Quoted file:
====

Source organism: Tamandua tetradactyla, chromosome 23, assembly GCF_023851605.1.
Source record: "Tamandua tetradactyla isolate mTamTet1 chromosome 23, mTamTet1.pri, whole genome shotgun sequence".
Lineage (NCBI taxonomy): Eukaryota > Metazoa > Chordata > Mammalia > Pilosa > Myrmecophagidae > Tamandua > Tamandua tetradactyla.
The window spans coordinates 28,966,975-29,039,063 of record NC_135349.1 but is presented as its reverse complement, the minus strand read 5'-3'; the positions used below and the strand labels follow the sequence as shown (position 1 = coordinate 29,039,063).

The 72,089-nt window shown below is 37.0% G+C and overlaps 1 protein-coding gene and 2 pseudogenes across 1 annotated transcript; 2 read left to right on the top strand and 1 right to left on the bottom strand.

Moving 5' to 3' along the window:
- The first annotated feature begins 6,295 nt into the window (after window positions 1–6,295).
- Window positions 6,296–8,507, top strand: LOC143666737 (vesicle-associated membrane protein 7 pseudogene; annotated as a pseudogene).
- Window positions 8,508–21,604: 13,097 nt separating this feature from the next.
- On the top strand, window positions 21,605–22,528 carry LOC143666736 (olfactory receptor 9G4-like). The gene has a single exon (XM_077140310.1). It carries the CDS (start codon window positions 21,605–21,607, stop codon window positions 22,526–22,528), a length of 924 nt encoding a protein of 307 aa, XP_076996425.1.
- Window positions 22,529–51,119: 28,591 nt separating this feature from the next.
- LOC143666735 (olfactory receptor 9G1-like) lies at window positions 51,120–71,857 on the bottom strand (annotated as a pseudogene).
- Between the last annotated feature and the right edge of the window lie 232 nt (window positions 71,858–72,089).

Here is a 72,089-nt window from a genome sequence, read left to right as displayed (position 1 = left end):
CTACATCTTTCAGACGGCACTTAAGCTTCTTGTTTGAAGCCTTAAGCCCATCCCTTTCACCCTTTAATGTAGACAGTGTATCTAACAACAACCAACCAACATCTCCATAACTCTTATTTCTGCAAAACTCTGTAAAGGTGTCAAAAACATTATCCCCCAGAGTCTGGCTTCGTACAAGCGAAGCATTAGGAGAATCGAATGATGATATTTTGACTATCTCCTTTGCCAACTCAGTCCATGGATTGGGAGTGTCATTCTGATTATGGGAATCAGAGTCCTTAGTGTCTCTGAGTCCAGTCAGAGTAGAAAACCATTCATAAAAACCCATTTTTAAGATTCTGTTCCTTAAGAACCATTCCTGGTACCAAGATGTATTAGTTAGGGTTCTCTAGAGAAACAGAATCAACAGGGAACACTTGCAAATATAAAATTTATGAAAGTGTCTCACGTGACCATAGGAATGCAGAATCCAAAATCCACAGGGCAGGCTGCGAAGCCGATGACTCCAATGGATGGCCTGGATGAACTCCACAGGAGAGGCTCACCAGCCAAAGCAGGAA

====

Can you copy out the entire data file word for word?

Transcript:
Source organism: Tamandua tetradactyla, chromosome 23, assembly GCF_023851605.1.
Source record: "Tamandua tetradactyla isolate mTamTet1 chromosome 23, mTamTet1.pri, whole genome shotgun sequence".
Lineage (NCBI taxonomy): Eukaryota > Metazoa > Chordata > Mammalia > Pilosa > Myrmecophagidae > Tamandua > Tamandua tetradactyla.
The window spans coordinates 28,966,975-29,039,063 of record NC_135349.1 but is presented as its reverse complement, the minus strand read 5'-3'; the positions used below and the strand labels follow the sequence as shown (position 1 = coordinate 29,039,063).

The 72,089-nt window shown below is 37.0% G+C and overlaps 1 protein-coding gene and 2 pseudogenes across 1 annotated transcript; 2 read left to right on the top strand and 1 right to left on the bottom strand.

Moving 5' to 3' along the window:
- The first annotated feature begins 6,295 nt into the window (after window positions 1–6,295).
- Window positions 6,296–8,507, top strand: LOC143666737 (vesicle-associated membrane protein 7 pseudogene; annotated as a pseudogene).
- Window positions 8,508–21,604: 13,097 nt separating this feature from the next.
- On the top strand, window positions 21,605–22,528 carry LOC143666736 (olfactory receptor 9G4-like). The gene has a single exon (XM_077140310.1). It carries the CDS (start codon window positions 21,605–21,607, stop codon window positions 22,526–22,528), a length of 924 nt encoding a protein of 307 aa, XP_076996425.1.
- Window positions 22,529–51,119: 28,591 nt separating this feature from the next.
- LOC143666735 (olfactory receptor 9G1-like) lies at window positions 51,120–71,857 on the bottom strand (annotated as a pseudogene).
- Between the last annotated feature and the right edge of the window lie 232 nt (window positions 71,858–72,089).

Here is a 72,089-nt window from a genome sequence, read left to right as displayed (position 1 = left end):
CTACATCTTTCAGACGGCACTTAAGCTTCTTGTTTGAAGCCTTAAGCCCATCCCTTTCACCCTTTAATGTAGACAGTGTATCTAACAACAACCAACCAACATCTCCATAACTCTTATTTCTGCAAAACTCTGTAAAGGTGTCAAAAACATTATCCCCCAGAGTCTGGCTTCGTACAAGCGAAGCATTAGGAGAATCGAATGATGATATTTTGACTATCTCCTTTGCCAACTCAGTCCATGGATTGGGAGTGTCATTCTGATTATGGGAATCAGAGTCCTTAGTGTCTCTGAGTCCAGTCAGAGTAGAAAACCATTCATAAAAACCCATTTTTAAGATTCTGTTCCTTAAGAACCATTCCTGGTACCAAGATGTATTAGTTAGGGTTCTCTAGAGAAACAGAATCAACAGGGAACACTTGCAAATATAAAATTTATGAAAGTGTCTCACGTGACCATAGGAATGCAGAATCCAAAATCCACAGGGCAGGCTGCGAAGCCGATGACTCCAATGGATGGCCTGGATGAACTCCACAGGAGAGGCTCACCAGCCAAAGCAGGAA